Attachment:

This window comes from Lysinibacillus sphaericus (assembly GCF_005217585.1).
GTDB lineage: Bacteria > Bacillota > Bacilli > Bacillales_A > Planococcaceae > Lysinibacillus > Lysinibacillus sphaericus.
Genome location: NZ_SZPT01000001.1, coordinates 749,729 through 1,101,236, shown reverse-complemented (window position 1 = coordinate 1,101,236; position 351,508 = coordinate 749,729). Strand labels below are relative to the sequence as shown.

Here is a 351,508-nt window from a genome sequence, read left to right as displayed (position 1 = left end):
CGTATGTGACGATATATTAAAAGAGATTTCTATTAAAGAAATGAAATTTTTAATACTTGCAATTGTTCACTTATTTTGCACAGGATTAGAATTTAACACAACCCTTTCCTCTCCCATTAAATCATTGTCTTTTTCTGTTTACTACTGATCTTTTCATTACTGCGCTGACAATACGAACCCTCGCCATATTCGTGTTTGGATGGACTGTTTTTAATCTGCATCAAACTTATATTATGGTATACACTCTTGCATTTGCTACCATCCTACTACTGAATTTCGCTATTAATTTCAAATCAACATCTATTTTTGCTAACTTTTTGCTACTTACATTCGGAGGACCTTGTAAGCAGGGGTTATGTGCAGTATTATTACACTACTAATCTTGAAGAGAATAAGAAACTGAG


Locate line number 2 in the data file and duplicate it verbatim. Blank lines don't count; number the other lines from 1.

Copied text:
GTDB lineage: Bacteria > Bacillota > Bacilli > Bacillales_A > Planococcaceae > Lysinibacillus > Lysinibacillus sphaericus.